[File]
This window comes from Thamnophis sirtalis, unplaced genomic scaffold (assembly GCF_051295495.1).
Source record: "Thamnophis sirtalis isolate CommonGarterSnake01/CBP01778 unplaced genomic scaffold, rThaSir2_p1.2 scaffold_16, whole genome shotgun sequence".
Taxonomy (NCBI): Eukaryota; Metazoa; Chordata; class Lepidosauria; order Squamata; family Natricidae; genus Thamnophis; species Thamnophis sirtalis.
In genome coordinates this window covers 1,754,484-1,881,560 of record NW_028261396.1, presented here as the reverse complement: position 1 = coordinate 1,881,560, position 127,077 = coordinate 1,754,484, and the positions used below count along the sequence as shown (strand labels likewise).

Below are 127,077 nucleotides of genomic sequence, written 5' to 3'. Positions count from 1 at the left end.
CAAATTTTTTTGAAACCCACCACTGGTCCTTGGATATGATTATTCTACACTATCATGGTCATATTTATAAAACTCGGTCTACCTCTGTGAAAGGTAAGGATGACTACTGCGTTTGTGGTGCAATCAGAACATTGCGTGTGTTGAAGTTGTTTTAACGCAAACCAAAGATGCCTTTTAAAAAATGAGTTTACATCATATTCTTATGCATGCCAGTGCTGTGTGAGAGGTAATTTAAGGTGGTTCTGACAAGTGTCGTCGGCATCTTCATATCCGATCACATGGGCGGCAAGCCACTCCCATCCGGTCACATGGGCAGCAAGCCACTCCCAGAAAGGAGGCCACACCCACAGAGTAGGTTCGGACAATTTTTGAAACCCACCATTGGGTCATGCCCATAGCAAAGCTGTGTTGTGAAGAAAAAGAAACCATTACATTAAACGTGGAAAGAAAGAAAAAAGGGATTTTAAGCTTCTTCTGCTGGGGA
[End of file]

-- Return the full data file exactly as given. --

This window comes from Thamnophis sirtalis, unplaced genomic scaffold (assembly GCF_051295495.1).
Source record: "Thamnophis sirtalis isolate CommonGarterSnake01/CBP01778 unplaced genomic scaffold, rThaSir2_p1.2 scaffold_16, whole genome shotgun sequence".
Taxonomy (NCBI): Eukaryota; Metazoa; Chordata; class Lepidosauria; order Squamata; family Natricidae; genus Thamnophis; species Thamnophis sirtalis.
In genome coordinates this window covers 1,754,484-1,881,560 of record NW_028261396.1, presented here as the reverse complement: position 1 = coordinate 1,881,560, position 127,077 = coordinate 1,754,484, and the positions used below count along the sequence as shown (strand labels likewise).

Below are 127,077 nucleotides of genomic sequence, written 5' to 3'. Positions count from 1 at the left end.
CAAATTTTTTTGAAACCCACCACTGGTCCTTGGATATGATTATTCTACACTATCATGGTCATATTTATAAAACTCGGTCTACCTCTGTGAAAGGTAAGGATGACTACTGCGTTTGTGGTGCAATCAGAACATTGCGTGTGTTGAAGTTGTTTTAACGCAAACCAAAGATGCCTTTTAAAAAATGAGTTTACATCATATTCTTATGCATGCCAGTGCTGTGTGAGAGGTAATTTAAGGTGGTTCTGACAAGTGTCGTCGGCATCTTCATATCCGATCACATGGGCGGCAAGCCACTCCCATCCGGTCACATGGGCAGCAAGCCACTCCCAGAAAGGAGGCCACACCCACAGAGTAGGTTCGGACAATTTTTGAAACCCACCATTGGGTCATGCCCATAGCAAAGCTGTGTTGTGAAGAAAAAGAAACCATTACATTAAACGTGGAAAGAAAGAAAAAAGGGATTTTAAGCTTCTTCTGCTGGGGA